Our mystery service desk manager writer has revealed herself as Emma Lander; an IT manager turned copywriter. Here she explains how gamification can be used to improve motivation and productivity.
We all know that working on the service desk is not the most glamourous of roles within IT. Dealing with the negativity of user complaints when IT systems breakdown, hardware fails, or tickets aren’t turned around quickly enough can become monotonous and disheartening if there’s nothing around to lighten the load.
High staff turnover can be related to this negativity and monotony which can be responsible for limiting job satisfaction and increasing the risk of burnout.
If you’re struggling to motivate your staff why not bring your service desk to life using gamification?
What is gamification?
According to the Merriam Webster dictionary gamification is ‘the process of adding games or gamelike elements to something (such as a task) so as to encourage participation’.
Gamification, when used on your service desk, combines gaming and work.
Sounds fun, right?
Well it really can be and there’s no reason why your service desk can’t benefit. Gamification has the potential to:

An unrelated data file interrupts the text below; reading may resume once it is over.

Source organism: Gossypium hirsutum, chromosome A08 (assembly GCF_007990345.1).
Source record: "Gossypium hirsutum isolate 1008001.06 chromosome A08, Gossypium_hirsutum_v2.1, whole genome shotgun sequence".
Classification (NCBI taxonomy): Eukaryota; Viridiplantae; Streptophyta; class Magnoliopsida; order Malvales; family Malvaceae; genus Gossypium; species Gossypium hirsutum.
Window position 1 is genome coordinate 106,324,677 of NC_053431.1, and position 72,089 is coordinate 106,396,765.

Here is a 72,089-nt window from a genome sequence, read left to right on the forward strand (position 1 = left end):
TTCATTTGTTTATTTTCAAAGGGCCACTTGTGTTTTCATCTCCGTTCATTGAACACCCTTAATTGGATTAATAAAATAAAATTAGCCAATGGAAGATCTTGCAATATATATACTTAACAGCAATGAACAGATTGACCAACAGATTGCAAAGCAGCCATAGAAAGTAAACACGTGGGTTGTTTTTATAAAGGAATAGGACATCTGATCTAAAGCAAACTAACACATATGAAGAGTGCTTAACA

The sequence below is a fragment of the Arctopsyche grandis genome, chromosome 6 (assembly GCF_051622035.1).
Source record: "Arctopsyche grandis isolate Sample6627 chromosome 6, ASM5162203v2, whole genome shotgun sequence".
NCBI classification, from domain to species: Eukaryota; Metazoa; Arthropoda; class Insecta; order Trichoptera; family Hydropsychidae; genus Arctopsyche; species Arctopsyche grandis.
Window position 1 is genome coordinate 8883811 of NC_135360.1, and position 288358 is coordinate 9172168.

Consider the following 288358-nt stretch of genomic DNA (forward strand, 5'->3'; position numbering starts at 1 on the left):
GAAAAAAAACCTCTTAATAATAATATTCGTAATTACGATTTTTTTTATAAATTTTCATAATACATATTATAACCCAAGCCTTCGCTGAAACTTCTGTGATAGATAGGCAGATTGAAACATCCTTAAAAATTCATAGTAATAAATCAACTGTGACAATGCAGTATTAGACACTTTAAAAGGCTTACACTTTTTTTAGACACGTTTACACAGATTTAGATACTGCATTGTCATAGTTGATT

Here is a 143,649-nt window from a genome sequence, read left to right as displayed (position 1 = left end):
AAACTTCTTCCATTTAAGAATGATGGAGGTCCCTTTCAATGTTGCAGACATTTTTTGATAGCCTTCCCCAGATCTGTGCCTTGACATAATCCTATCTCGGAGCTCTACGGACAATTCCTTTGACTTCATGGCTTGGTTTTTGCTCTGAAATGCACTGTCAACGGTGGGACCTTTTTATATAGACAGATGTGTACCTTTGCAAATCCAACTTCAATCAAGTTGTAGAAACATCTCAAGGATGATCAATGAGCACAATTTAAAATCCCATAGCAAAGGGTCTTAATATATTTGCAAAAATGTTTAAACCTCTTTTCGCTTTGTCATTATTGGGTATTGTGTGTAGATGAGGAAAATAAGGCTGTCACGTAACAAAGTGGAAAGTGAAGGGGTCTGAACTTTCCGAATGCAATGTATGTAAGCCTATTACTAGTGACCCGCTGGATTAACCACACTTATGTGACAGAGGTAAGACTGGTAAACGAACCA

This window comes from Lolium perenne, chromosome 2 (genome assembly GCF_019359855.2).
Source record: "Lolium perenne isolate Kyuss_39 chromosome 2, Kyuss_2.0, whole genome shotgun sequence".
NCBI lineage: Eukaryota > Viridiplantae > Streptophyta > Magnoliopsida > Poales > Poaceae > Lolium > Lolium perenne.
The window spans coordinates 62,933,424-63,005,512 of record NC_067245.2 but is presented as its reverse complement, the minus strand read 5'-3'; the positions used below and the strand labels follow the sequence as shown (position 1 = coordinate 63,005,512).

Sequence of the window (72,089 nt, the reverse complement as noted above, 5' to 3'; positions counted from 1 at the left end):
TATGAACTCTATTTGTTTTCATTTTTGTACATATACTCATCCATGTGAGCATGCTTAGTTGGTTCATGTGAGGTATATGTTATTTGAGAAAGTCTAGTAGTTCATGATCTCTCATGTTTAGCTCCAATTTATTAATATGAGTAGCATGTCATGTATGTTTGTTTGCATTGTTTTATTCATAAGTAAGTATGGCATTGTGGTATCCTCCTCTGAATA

• Motivate staff
• Provide a way to measure performance
• Ignite healthy competition between analysts
• Give you a way to recognise and reward great employees
Games always have goals and giving someone a goal helps them to feel like they’re working towards something.
Think of it like this:
Your process: Your service desk analysts log tickets for customers
Your process + gamification: Your service desk analysts log tickets for customers. Each time a new ticket is logged the analyst responsible earns points.
The analysts work to achieve a certain amount of points each week/month. If they hit their target they get a reward.
You can attach gamification to any of your processes and it doesn’t need to be limited to earning points. You could also:
• Create challenges
• Add level ups by completing challenges
• Create leaderboards
• Build in long-term quests
• Win badges
• Create a virtual trophy cabinet on your team page to display awards won
How can I make it work?
Make sure you understand the below points before you try to implement this on your desk. After all, you want this to be a success the first time you launch it.
• Understand your team. I mean truly get to know them. What do they like about work, what don’t they like, what motivates them?